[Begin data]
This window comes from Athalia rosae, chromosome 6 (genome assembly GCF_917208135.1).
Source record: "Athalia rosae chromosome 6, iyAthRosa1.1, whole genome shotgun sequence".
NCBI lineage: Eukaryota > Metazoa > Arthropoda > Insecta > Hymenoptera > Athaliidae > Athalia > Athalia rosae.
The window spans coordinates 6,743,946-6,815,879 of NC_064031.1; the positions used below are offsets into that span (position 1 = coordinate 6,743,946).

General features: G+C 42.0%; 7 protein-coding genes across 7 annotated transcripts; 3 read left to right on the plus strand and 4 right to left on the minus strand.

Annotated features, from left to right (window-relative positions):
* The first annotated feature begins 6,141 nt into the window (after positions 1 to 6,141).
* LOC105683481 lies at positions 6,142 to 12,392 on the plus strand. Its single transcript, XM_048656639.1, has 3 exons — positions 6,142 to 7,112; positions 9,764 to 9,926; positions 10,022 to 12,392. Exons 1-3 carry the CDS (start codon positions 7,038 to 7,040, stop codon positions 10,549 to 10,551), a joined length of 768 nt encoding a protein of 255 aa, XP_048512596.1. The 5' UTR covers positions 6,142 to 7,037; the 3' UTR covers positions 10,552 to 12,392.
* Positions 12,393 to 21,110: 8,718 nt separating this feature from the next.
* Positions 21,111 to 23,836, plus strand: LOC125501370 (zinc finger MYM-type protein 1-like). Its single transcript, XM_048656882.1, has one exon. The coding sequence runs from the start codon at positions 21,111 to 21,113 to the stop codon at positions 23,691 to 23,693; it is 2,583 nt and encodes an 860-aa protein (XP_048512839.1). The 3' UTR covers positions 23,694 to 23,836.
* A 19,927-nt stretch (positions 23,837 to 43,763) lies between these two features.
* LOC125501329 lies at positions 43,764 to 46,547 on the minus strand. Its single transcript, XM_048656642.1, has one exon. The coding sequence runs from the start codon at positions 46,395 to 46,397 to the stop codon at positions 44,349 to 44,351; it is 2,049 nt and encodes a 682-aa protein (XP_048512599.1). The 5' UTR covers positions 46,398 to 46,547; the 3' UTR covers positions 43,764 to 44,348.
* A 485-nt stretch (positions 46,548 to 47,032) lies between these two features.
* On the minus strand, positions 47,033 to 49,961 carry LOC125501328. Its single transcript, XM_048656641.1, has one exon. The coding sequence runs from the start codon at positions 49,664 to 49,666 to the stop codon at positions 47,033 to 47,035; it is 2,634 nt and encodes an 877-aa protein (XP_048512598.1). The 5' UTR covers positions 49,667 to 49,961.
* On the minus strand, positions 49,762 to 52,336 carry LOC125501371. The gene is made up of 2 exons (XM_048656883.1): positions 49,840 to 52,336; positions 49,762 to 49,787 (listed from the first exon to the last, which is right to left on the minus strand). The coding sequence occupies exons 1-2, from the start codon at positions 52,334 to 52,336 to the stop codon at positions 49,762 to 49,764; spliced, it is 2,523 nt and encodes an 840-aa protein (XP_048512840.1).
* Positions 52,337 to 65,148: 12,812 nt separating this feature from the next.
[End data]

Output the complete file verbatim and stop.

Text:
This window comes from Athalia rosae, chromosome 6 (genome assembly GCF_917208135.1).
Source record: "Athalia rosae chromosome 6, iyAthRosa1.1, whole genome shotgun sequence".
NCBI lineage: Eukaryota > Metazoa > Arthropoda > Insecta > Hymenoptera > Athaliidae > Athalia > Athalia rosae.
The window spans coordinates 6,743,946-6,815,879 of NC_064031.1; the positions used below are offsets into that span (position 1 = coordinate 6,743,946).

General features: G+C 42.0%; 7 protein-coding genes across 7 annotated transcripts; 3 read left to right on the plus strand and 4 right to left on the minus strand.

Annotated features, from left to right (window-relative positions):
* The first annotated feature begins 6,141 nt into the window (after positions 1 to 6,141).
* LOC105683481 lies at positions 6,142 to 12,392 on the plus strand. Its single transcript, XM_048656639.1, has 3 exons — positions 6,142 to 7,112; positions 9,764 to 9,926; positions 10,022 to 12,392. Exons 1-3 carry the CDS (start codon positions 7,038 to 7,040, stop codon positions 10,549 to 10,551), a joined length of 768 nt encoding a protein of 255 aa, XP_048512596.1. The 5' UTR covers positions 6,142 to 7,037; the 3' UTR covers positions 10,552 to 12,392.
* Positions 12,393 to 21,110: 8,718 nt separating this feature from the next.
* Positions 21,111 to 23,836, plus strand: LOC125501370 (zinc finger MYM-type protein 1-like). Its single transcript, XM_048656882.1, has one exon. The coding sequence runs from the start codon at positions 21,111 to 21,113 to the stop codon at positions 23,691 to 23,693; it is 2,583 nt and encodes an 860-aa protein (XP_048512839.1). The 3' UTR covers positions 23,694 to 23,836.
* A 19,927-nt stretch (positions 23,837 to 43,763) lies between these two features.
* LOC125501329 lies at positions 43,764 to 46,547 on the minus strand. Its single transcript, XM_048656642.1, has one exon. The coding sequence runs from the start codon at positions 46,395 to 46,397 to the stop codon at positions 44,349 to 44,351; it is 2,049 nt and encodes a 682-aa protein (XP_048512599.1). The 5' UTR covers positions 46,398 to 46,547; the 3' UTR covers positions 43,764 to 44,348.
* A 485-nt stretch (positions 46,548 to 47,032) lies between these two features.
* On the minus strand, positions 47,033 to 49,961 carry LOC125501328. Its single transcript, XM_048656641.1, has one exon. The coding sequence runs from the start codon at positions 49,664 to 49,666 to the stop codon at positions 47,033 to 47,035; it is 2,634 nt and encodes an 877-aa protein (XP_048512598.1). The 5' UTR covers positions 49,667 to 49,961.
* On the minus strand, positions 49,762 to 52,336 carry LOC125501371. The gene is made up of 2 exons (XM_048656883.1): positions 49,840 to 52,336; positions 49,762 to 49,787 (listed from the first exon to the last, which is right to left on the minus strand). The coding sequence occupies exons 1-2, from the start codon at positions 52,334 to 52,336 to the stop codon at positions 49,762 to 49,764; spliced, it is 2,523 nt and encodes an 840-aa protein (XP_048512840.1).
* Positions 52,337 to 65,148: 12,812 nt separating this feature from the next.